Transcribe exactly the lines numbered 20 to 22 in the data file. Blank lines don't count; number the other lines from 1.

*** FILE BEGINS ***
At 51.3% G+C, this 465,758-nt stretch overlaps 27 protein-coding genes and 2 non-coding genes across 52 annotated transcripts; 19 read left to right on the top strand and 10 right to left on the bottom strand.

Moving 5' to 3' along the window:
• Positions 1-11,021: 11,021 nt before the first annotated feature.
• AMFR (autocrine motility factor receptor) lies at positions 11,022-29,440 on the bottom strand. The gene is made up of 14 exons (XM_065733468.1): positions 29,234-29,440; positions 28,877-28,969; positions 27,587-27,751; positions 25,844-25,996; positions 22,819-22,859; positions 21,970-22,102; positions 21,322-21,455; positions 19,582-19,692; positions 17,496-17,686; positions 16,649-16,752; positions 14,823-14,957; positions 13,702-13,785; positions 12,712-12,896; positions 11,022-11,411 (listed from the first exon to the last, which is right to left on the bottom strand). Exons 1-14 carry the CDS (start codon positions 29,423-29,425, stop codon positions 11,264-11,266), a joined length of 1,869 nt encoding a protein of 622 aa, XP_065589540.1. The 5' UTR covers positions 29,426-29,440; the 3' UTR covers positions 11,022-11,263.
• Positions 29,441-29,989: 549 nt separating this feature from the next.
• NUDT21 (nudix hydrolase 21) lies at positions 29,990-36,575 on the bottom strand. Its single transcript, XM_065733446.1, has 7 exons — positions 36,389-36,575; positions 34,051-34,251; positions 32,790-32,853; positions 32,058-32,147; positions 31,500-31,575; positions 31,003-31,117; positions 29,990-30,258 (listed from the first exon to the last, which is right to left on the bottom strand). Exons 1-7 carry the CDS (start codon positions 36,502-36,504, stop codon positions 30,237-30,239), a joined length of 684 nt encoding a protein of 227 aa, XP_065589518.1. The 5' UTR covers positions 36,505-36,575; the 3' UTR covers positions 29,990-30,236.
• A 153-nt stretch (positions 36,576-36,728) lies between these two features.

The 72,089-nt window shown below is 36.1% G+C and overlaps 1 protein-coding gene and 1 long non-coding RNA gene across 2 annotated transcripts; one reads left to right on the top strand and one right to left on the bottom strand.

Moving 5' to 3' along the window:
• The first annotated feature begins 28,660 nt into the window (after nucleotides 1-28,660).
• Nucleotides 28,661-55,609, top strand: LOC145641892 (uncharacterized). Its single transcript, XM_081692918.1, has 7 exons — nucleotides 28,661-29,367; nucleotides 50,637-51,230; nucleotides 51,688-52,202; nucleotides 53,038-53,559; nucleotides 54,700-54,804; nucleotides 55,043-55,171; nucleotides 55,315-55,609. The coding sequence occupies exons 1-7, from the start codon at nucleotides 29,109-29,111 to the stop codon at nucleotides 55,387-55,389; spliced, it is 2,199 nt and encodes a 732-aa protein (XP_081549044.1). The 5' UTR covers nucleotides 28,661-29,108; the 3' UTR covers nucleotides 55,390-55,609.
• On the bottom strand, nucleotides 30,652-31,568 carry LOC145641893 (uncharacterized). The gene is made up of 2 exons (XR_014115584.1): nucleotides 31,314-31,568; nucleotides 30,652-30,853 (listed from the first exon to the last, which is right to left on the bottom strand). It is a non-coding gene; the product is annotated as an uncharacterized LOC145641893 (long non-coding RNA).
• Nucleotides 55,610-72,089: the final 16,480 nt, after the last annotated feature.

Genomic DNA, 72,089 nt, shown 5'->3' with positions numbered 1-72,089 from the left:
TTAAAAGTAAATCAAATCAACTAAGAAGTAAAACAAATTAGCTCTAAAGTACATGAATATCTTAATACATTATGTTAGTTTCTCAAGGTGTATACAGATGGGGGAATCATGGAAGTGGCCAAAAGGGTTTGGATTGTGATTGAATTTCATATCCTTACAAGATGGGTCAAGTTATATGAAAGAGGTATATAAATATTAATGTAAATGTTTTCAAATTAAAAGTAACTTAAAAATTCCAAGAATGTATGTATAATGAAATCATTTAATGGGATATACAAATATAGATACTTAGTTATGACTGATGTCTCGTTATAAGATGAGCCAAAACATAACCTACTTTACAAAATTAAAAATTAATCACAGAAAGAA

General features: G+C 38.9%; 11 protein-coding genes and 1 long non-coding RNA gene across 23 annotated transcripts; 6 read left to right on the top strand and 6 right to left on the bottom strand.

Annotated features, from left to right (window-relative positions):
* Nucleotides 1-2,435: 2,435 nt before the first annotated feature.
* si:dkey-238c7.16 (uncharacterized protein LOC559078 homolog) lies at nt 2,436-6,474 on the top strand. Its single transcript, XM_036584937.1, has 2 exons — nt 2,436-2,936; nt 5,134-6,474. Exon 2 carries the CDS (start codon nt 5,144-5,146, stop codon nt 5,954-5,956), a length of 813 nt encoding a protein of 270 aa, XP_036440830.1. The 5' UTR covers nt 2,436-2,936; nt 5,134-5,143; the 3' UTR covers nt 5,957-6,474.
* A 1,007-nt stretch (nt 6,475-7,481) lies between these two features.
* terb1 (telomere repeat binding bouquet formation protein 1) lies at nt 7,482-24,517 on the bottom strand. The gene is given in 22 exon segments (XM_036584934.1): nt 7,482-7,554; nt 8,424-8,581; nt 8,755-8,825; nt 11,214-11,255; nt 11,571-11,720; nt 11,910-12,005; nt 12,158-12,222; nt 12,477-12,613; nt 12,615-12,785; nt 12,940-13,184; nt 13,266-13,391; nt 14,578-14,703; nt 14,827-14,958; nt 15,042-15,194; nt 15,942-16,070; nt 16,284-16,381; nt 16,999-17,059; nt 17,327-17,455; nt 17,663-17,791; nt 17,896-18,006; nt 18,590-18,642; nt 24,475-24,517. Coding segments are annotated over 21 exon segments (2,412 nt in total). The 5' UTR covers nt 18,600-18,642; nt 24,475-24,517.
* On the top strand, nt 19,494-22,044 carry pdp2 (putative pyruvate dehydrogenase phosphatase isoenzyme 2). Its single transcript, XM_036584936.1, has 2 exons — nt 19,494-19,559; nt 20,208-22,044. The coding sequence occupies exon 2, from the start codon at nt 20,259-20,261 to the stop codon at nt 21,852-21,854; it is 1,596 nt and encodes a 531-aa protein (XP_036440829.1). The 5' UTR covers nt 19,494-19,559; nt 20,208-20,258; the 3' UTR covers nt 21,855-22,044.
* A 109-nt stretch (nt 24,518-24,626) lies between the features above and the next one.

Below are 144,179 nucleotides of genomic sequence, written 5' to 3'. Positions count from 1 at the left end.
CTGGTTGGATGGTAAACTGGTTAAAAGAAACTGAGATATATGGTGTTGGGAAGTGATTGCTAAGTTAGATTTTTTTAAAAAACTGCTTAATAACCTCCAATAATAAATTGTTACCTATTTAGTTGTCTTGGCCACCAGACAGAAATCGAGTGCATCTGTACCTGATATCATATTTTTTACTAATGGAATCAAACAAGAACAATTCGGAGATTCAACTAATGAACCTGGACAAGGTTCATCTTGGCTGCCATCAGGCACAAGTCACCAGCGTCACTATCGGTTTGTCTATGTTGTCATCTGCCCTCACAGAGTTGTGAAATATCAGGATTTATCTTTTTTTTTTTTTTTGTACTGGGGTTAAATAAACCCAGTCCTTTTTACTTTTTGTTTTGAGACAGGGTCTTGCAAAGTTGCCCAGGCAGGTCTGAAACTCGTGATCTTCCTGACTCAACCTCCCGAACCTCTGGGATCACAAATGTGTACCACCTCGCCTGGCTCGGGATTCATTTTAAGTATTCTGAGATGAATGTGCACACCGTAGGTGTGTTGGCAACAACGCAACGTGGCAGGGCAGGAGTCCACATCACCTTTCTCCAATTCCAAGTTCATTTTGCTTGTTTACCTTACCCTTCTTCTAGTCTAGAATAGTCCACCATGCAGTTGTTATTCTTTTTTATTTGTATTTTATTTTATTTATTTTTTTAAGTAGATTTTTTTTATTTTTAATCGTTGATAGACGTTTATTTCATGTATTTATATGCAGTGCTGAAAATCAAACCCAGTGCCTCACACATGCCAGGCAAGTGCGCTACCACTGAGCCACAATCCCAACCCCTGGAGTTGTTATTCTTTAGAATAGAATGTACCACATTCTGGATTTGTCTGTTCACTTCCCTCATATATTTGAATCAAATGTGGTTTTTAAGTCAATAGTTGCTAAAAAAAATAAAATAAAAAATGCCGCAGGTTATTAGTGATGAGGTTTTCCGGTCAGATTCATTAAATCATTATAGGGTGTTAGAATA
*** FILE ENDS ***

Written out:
* A 1,007-nt stretch (nt 6,475-7,481) lies between these two features.
* terb1 (telomere repeat binding bouquet formation protein 1) lies at nt 7,482-24,517 on the bottom strand. The gene is given in 22 exon segments (XM_036584934.1): nt 7,482-7,554; nt 8,424-8,581; nt 8,755-8,825; nt 11,214-11,255; nt 11,571-11,720; nt 11,910-12,005; nt 12,158-12,222; nt 12,477-12,613; nt 12,615-12,785; nt 12,940-13,184; nt 13,266-13,391; nt 14,578-14,703; nt 14,827-14,958; nt 15,042-15,194; nt 15,942-16,070; nt 16,284-16,381; nt 16,999-17,059; nt 17,327-17,455; nt 17,663-17,791; nt 17,896-18,006; nt 18,590-18,642; nt 24,475-24,517. Coding segments are annotated over 21 exon segments (2,412 nt in total). The 5' UTR covers nt 18,600-18,642; nt 24,475-24,517.
* On the top strand, nt 19,494-22,044 carry pdp2 (putative pyruvate dehydrogenase phosphatase isoenzyme 2). Its single transcript, XM_036584936.1, has 2 exons — nt 19,494-19,559; nt 20,208-22,044. The coding sequence occupies exon 2, from the start codon at nt 20,259-20,261 to the stop codon at nt 21,852-21,854; it is 1,596 nt and encodes a 531-aa protein (XP_036440829.1). The 5' UTR covers nt 19,494-19,559; nt 20,208-20,258; the 3' UTR covers nt 21,855-22,044.